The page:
3.3. Defining and applying gates

Recall that gates are conditions that can be applied to spectra. When applied to a spectrum, that spectrum only increments for events that make the applied gate true. This section will describe how to create, list and apply gates. Note that unlike spectra, gates are mutable. Defining a gate with the name of an existing gate is not an error but changes the definition of the existing gate.

SpecTcl has two classes of gates. Simple gates are those that are directly set on parameters (such as slices, contours or bands). Compound gates represent boolean operations perfromed on one or more other gates. Compound gates allow you to define very complex conditions on spectra.

The gate command allows you to create and modify gates. The apply command allows you to apply a gate to one or more spectra, as well as to list the gate applications.


Both the Xamine and Spectra visualizers allow you to graphically create gates. It is important to note that gates are not defined on spectra but on parameters. The axes of the spectra on which a gate is drawn determines the set of parameters on which it is applied.

SpecTcl supports a very rich set of gate types. In this section we're only going to look at using the command line to create slices, contours, and several types of compound gates.

The form of the gate command that creates a new gate or modifies an existing gate is:

gate name type description

The name parameter is the name of a new gate or the name of a gate whose definition will be modified. type is the type of the gate (it is possible to change the type of an existing gate). description is a descsription of the gate. The gate description is a Tcl list whose contents depend on the type of gate being created. As usual, see the reference information for more information about gate types and their description lists.

Slice gates. Slice gates or cuts represent a region of interest in a single parameter. Both Xamine and Spectra allow you to graphically define slices.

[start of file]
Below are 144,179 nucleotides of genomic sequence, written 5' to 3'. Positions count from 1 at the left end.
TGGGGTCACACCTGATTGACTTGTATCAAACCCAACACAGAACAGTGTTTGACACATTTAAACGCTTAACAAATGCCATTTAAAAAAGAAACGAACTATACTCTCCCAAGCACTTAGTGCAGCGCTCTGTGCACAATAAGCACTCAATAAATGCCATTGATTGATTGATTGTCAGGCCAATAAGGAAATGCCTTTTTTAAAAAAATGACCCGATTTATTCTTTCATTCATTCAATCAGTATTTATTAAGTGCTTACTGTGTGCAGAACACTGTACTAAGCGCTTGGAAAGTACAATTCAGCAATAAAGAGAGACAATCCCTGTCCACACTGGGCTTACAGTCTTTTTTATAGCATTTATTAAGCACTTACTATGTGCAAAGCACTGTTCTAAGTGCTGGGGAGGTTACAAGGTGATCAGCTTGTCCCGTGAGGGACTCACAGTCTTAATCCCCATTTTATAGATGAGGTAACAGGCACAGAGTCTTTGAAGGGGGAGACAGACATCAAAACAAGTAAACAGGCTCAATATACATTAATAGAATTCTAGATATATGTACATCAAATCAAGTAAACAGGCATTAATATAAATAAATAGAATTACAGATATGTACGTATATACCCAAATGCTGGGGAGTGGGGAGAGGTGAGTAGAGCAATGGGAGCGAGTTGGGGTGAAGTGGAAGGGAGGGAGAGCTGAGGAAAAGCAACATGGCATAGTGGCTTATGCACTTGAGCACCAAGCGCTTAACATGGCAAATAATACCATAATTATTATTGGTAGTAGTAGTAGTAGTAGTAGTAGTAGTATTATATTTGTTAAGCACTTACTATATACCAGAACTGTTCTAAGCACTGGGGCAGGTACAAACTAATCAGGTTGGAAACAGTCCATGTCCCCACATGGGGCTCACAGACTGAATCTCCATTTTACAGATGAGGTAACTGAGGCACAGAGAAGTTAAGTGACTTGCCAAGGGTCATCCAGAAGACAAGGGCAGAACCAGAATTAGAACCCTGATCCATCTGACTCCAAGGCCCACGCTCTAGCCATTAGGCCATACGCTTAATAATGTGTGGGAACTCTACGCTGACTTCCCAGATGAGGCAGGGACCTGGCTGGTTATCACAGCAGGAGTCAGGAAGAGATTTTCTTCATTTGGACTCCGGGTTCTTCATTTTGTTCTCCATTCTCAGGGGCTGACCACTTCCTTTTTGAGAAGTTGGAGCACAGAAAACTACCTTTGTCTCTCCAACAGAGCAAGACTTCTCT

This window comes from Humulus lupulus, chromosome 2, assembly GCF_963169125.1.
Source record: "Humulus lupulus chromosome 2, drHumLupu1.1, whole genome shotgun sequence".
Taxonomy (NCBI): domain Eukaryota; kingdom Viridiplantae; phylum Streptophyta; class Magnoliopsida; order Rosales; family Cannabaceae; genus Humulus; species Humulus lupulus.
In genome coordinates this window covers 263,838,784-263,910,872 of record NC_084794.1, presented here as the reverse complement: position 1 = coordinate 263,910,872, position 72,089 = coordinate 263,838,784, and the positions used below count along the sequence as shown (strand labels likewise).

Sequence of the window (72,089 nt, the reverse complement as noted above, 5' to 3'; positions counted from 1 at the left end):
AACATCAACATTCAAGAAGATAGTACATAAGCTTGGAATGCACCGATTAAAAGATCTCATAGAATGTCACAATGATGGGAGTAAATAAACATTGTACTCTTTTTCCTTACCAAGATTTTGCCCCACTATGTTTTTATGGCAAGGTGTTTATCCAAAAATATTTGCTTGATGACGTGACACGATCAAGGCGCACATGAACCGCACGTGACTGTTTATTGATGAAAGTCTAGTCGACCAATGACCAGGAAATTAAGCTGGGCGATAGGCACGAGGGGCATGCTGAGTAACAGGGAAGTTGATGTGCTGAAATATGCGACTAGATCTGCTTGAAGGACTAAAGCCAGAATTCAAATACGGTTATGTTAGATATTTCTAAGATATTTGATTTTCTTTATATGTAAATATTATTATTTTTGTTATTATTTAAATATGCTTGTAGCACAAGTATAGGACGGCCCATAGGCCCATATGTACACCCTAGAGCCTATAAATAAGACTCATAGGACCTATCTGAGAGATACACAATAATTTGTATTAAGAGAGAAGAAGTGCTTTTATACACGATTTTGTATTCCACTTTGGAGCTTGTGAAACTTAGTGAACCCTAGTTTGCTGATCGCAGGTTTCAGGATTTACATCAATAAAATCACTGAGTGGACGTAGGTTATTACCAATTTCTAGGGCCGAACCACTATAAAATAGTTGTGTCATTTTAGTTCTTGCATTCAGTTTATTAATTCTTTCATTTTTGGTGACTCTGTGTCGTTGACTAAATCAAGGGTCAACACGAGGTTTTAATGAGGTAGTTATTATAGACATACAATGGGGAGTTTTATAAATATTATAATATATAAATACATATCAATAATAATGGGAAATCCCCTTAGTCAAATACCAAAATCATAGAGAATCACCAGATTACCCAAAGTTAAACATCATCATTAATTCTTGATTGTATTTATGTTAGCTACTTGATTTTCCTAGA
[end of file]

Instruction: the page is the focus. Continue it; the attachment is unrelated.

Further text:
Example 3-1. Creating a slice gate from the command line

gate gdr s {energy {100 350}}

Contour Gates. Contour gates represent two dimensional areas of interest. A contour gate is set on two parameters, an X and Y parameter and is true for all events that define both parameters and for which the parameters fall inside the contour.

Note that insidedness is well defined even for unusual contours (e.g. multi-lobed contours or contours that wind). A point is inside a contour if a line drawn in any direction from the point crosses an odd number of boundaries. It is outside if a line drawn in any direction crosses an even number of boundaries (0 is considered even).

Example 3-2. Creating a contour gate

gate alphas c {X TOF {{10 10 } {200 10} {200 200} {10 200}}}}

Compound gates. Compound gates should be thought of as boolean operations performed on previously defined gates. Note that one or more of the previously defined gates can be compound gates as well. This nesting allows you to build up arbitrarily complex logical conditions.

The description of a compound gate is simply the list of gates that make up the compound gate. These gates are called member gates. The following compound gate types are the most common. See the reference material for a complete list of gate types and their representations.

- - not gate

Not gates only operate on a single gate. The resulting gate inverts the sense of the member gate. That is the not gate is true only if the member gate is false.

* - and gate

The resulting gate is true only if all member gates are true. This represents the boolean and of the gates.

+ - or gate

The resulting gate is true if any of the member gates is true. This represents the boolean or of the gates.

Example 3-3. Sample compound gates

gate real - background
gate anyAlpha + {alpha1 alpha2 alpha3 alpha4}
gate 30MeVAlpha * {alpha 30Mev}

listing gates. As with the parameter command, the gate command can be given a -list option. When this is done, the command lists all or some of the gates that are currently defined.

The form of this command is:

gate -list ?pattern>

The optional pattern specifies a gate name pattern that must be matched to list the gate. The pattern can contain all of the wild card characters that are used in Unix shell filename patterns (glob pattern).

The returned value from the command is a Tcl list whose elements describe a gate. The gate descriptions are themselves Tcl lists that contain the following elements:

There is also a gate -delete form of the command. This accepts a list of gates that are "deleted". In order to provide uniform, predictable behavior in compound gates that depend on gates that are deleted, gates are not actually deleted but replaced with a false gate. A false gate is never true.

Applying gates. Gates are only useful when applied to one or more spectra. A spectrum will only increment if sufficient parameters exist for the spectrum and the gate applied to it is true for that event.

The apply command applies gates to spectra. It looks like this:

apply gatename spec1 ?spec2 ...?

Where gatename is the name of a gate and the remaining parameters are names of spectra the gate will be applied to. If a spectrum already has a gate applied, this replaces that gate. A spectrum can only have one gate at a time applied to it.